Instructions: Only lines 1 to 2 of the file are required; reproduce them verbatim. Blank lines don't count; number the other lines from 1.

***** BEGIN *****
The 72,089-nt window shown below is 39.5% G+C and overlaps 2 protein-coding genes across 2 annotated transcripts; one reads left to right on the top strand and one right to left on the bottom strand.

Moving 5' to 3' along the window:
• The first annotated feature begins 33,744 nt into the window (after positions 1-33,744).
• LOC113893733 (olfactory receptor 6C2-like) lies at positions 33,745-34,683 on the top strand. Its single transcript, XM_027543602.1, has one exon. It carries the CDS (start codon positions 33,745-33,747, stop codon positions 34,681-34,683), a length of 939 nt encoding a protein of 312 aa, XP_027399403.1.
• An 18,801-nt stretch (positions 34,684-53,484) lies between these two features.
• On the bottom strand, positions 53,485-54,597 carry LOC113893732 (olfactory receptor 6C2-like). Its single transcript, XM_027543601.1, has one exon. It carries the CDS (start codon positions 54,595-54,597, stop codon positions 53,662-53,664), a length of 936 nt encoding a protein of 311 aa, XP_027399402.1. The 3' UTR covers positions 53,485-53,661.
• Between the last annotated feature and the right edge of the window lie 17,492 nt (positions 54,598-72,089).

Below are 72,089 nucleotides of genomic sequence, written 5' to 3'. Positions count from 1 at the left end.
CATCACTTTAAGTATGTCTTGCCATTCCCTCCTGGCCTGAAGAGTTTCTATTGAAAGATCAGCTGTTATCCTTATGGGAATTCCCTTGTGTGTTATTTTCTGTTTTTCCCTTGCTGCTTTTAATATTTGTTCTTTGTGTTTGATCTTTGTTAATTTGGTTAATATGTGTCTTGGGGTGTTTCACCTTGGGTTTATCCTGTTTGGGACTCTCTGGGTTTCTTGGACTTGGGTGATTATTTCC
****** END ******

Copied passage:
The 72,089-nt window shown below is 39.5% G+C and overlaps 2 protein-coding genes across 2 annotated transcripts; one reads left to right on the top strand and one right to left on the bottom strand.

Moving 5' to 3' along the window: